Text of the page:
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Law, Trade and Geopolitics


Module description

Global trade is in crisis. The Donald Trump era saw him tear up Free Trade Agreements in the Americas, hobble the World Trade Organization and consistently attack the EU. The Biden Administration is pursuing a more co-operative policy but, at the same time, China is developing its own particular approach to trade in Africa and in the countries impacted by the Silk Road project. Geopolitics now plays its important part in the global trade system and has further complicated a series of conflicts centred around tension between the efficiency and the legitimacy of the global trade system.

In this module, we will trace the contours of the global trade system and ask whether it is a product of geopolitics (conflict) or cooperation (economic constitutionalism).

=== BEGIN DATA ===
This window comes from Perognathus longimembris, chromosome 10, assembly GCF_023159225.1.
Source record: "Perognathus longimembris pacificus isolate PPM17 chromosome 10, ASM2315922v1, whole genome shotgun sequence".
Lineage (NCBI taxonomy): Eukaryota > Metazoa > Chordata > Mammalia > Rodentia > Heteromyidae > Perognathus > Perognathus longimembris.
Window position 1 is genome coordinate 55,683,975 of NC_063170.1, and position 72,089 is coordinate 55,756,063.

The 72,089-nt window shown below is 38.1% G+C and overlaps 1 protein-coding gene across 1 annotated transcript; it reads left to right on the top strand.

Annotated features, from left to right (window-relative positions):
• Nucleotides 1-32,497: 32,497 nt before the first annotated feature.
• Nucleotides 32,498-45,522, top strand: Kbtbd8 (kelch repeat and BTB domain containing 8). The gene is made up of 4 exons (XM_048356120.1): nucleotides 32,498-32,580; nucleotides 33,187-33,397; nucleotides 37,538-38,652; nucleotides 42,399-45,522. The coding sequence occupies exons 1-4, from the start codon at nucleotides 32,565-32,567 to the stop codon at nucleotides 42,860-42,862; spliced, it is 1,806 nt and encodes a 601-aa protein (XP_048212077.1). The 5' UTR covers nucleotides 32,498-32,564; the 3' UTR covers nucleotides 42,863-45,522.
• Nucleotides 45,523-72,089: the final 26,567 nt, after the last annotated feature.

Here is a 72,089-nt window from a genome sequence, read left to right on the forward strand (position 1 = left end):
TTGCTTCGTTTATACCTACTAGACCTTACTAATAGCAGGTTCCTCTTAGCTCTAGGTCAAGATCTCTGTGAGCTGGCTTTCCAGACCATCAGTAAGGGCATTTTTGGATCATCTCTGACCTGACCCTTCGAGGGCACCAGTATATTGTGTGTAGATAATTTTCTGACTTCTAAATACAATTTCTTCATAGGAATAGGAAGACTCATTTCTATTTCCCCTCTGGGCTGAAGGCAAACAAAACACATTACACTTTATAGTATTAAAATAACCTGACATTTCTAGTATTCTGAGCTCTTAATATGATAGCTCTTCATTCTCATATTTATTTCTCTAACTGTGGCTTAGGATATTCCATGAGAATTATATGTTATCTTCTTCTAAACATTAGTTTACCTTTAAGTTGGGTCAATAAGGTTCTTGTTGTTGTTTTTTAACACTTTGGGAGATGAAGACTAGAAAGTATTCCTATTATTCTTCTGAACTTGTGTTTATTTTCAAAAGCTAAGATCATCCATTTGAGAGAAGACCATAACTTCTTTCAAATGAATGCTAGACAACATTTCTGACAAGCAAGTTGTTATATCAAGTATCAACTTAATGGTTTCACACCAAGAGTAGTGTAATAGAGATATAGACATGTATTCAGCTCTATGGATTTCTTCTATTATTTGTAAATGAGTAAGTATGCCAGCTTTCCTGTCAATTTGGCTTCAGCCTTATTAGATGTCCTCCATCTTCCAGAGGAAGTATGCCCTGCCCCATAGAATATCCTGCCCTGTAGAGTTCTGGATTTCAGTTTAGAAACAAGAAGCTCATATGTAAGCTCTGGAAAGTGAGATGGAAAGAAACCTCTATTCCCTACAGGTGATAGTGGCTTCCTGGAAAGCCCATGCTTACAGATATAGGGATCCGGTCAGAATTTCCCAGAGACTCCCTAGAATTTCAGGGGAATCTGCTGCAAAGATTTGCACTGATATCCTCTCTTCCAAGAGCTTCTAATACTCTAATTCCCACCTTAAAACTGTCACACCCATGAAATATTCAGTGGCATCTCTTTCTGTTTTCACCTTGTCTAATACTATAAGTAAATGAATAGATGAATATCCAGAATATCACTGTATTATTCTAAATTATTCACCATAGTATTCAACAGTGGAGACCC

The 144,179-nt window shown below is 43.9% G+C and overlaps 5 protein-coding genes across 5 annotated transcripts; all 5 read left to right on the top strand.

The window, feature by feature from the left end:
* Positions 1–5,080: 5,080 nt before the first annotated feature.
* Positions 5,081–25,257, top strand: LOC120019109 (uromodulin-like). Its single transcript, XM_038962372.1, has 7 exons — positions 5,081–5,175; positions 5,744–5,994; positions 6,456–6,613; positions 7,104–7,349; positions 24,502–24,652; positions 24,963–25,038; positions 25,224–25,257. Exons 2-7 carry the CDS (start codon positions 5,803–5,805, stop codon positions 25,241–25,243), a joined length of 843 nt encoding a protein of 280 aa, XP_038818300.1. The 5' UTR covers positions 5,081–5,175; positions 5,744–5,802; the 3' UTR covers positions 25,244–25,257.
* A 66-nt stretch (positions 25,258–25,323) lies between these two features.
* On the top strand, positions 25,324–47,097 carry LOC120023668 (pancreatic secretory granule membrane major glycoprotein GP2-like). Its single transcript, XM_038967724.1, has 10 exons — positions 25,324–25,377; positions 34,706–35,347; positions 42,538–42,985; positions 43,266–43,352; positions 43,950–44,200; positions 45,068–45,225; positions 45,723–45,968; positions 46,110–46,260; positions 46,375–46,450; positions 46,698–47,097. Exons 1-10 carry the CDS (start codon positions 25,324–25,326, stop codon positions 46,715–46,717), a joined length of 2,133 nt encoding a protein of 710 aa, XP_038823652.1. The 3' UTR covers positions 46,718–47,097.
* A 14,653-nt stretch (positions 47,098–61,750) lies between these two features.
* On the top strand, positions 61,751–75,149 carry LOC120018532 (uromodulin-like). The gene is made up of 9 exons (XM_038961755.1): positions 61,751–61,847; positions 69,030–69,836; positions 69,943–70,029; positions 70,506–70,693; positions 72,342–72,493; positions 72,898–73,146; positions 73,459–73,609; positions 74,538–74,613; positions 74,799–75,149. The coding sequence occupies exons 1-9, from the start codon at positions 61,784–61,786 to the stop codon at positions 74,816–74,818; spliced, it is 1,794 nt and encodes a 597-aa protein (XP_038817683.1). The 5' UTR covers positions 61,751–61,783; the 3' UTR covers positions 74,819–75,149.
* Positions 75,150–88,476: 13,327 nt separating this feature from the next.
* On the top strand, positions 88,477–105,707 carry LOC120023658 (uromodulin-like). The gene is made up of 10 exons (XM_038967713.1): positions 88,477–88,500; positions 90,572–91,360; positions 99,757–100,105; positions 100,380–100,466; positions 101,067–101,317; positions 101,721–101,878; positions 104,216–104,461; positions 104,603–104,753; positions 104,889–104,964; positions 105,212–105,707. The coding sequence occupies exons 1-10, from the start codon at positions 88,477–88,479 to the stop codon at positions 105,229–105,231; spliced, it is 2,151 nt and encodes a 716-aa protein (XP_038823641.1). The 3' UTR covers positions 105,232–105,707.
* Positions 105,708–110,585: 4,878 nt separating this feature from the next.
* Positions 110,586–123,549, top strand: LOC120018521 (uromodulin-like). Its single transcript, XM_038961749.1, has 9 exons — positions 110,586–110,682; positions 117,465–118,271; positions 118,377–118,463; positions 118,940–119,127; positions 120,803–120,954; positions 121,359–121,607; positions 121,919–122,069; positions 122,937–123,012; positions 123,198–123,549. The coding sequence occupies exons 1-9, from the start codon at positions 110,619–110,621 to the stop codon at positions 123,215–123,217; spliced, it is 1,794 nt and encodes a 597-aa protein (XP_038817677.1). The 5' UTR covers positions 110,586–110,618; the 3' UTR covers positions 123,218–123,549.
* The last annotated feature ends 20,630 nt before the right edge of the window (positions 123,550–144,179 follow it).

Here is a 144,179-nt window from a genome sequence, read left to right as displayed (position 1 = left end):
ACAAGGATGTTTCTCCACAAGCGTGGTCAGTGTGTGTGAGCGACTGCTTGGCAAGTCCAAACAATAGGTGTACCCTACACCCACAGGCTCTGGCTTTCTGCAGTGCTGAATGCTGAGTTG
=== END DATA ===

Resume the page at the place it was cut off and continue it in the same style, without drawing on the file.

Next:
Indicative module syllabus

  • What are the institutional elements of the global trade system? (sketching out the changing institutional
  • landscape)
  • The historical settlement: international trade as economic constitution
  • Economics as science/Law as economic law
  • Risk regulation as neutral organising construct?
  • Governance as substitute for democracy
  • The legitimacy conundrum: social and developmental justice undone?
  • The Trump effect: ‘free markets’ (NAFTA)
  • The China effect: the Silk Road/developmental approach (Africa)
  • The super trade agreements
  • The future: just world trade?

Learning objectives

By the end of this module, you will be able to:

  • identify and critically assess the main institutional components of the global trade system
  • understand the efforts to ‘constitutionalise’ global trade law since the 1990s
  • engage in critical and comparative analysis of economic law and economic constitutionalism as disciplines
  • understand, assess and critique the growing trend to the geopolitics of trade
  • think critically about the role of law in the evolution of structures to enable global trade
  • understand interdisciplinarity and its limits.